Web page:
A gallery of images from this summer’s ICOM 5, the world’s largest ever specialist conference on memory research, held at the University of York.
I’ve been involved in preparations for ICOM5 a major international conference on memory taking place in York next week. As part of this I was asked to do a live radio interview with BBC York, and this is what happened:
The interviewer is Elly Fiorentini and it’s the same programe where my I’m A Scientist friend Jo Buckley appears regularly, so I knew I’d be in safe hands, but felt rather very nervous. However, I was quite pleased with how it went. As well as talking about the conference, I tried to demonstrate false memories, using a standard method called the Deese Roediger McDermott or DRM procedure. The aim is to remember a shortlist of words. You can try it yourself (it’s around the middle of the interview), and it at least worked on Elly (spolier alert: don’t click the previous link if you want to try out the test yourself).
I should note that for reasons of copyright and good taste I decided to edit out Wet Wet Wet’s version of With A Little Help from My Friends* and a trailer which came between presentation and testing. So we weren’t working under laboratory conditions, and Elly had a longer delay between hearing the listand being tested than in the recording.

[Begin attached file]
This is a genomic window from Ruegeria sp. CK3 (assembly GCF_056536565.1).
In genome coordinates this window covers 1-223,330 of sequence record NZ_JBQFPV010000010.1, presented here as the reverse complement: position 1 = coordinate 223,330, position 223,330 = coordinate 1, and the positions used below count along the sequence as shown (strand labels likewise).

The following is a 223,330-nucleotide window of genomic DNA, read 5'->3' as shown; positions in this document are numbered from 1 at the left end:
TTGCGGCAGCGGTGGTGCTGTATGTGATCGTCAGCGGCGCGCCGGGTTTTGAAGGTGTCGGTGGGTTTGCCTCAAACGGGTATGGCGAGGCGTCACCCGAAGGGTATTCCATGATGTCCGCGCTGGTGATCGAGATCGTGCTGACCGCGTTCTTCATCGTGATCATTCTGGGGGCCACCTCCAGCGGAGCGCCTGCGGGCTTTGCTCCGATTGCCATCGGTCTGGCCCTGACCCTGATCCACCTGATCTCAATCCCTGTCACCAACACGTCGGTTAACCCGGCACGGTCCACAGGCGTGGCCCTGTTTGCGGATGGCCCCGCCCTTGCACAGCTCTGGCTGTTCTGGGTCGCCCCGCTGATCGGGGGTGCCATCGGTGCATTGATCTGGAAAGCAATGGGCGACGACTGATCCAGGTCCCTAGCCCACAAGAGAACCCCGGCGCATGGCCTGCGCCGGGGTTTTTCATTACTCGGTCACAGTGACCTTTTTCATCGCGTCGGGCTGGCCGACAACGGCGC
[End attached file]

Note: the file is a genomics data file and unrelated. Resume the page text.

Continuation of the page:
False memories brought up the topic of eyewitness testimony and its failings – luckily I had read up on this just beforehand and consulted Annelies Vredeveldt who is just finishing her PhD on the topic. She alerted me to this article which I mentioned – flawed eyewitness testimony plays a part in 7/10 wrongful convictions (where DNA evidence has exonerated the person originally convicted). I didn’t get a chance to mention Annelies’ name or her own work which is very interesting – she’s shown that in some circumstances simply closing your eyes could improve the accuracy of eyewitness testimony.
I also tried to demonstrate the “tip of the tongue phenomenon” where you can’t recall a word which you know. It feels as if it’s “on the tip of your tongue” and you may be able to say which letter the word begins with and how many syllables. To produce the effect in the lab, you can use “phonological blocking”. This happens when you present a similar sounding word just as the person is trying to retrieve a “tricky” word from memory. Again you can try this for yourself as I give an example in the interview.
Asked to name some “hot topics” in memory I talked about reconsolidation and the role of sleep. And rambling on I also got started (unexpectedly) on the role dreams might play – referring to this paper which I read a few weeks ago.
In the end being on the radio was fun and I was surprised what I could remember on the spur of the moment. I was lucky because Elly asked really interesting questions and was very friendly which gave me some confidence.
*My version is much better